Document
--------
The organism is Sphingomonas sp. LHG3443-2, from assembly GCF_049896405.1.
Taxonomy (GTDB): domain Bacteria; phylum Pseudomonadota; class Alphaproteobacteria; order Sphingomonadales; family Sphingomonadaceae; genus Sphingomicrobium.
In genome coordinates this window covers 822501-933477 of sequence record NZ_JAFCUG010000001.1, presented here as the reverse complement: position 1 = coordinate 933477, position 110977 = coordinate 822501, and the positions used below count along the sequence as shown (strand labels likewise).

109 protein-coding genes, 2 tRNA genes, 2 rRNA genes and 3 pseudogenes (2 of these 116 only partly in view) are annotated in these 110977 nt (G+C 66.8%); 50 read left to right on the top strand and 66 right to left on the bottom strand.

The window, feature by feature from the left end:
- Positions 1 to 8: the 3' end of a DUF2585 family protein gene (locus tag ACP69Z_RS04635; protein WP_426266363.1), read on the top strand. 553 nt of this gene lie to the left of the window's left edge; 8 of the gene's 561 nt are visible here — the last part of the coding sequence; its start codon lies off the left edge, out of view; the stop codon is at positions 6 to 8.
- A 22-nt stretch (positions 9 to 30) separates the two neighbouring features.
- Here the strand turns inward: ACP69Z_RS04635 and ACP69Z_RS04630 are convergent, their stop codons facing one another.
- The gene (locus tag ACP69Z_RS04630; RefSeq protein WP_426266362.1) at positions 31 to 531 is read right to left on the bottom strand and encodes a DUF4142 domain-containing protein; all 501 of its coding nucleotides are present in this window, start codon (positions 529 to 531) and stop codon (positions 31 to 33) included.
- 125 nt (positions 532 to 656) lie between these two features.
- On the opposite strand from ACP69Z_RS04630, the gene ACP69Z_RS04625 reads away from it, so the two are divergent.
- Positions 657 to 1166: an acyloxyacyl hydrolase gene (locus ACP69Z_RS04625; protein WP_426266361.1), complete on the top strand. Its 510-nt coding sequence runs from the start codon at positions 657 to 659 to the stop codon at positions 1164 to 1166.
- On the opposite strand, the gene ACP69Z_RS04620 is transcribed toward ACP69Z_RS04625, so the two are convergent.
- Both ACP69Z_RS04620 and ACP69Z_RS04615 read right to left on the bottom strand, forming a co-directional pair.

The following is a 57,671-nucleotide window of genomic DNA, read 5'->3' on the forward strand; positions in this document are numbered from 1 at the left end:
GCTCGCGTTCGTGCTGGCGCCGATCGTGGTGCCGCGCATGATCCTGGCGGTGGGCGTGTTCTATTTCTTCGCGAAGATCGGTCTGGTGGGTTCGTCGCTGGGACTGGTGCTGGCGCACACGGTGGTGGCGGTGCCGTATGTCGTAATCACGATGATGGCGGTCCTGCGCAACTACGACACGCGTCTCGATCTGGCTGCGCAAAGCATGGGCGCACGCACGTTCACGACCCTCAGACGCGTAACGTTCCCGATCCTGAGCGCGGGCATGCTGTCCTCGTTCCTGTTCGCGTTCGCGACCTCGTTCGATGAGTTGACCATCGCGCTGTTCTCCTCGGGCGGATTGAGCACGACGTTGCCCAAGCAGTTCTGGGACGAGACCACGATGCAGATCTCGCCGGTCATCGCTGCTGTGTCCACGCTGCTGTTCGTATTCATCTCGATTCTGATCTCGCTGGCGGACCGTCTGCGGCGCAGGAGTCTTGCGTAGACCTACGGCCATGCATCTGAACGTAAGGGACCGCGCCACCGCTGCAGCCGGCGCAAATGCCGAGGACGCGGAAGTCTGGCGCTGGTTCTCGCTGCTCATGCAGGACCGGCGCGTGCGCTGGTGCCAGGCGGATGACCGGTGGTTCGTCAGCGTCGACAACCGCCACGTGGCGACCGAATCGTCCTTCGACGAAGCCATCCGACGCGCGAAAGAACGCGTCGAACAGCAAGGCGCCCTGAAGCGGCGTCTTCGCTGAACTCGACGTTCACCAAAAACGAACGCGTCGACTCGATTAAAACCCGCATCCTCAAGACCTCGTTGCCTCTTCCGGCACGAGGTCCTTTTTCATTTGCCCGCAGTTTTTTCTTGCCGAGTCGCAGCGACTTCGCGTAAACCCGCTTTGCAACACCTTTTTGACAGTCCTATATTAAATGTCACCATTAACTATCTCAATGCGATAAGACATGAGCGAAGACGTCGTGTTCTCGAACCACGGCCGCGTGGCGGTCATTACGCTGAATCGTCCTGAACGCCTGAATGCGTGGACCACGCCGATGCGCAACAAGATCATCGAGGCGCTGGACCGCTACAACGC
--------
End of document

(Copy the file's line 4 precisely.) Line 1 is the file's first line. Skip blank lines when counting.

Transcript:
109 protein-coding genes, 2 tRNA genes, 2 rRNA genes and 3 pseudogenes (2 of these 116 only partly in view) are annotated in these 110977 nt (G+C 66.8%); 50 read left to right on the top strand and 66 right to left on the bottom strand.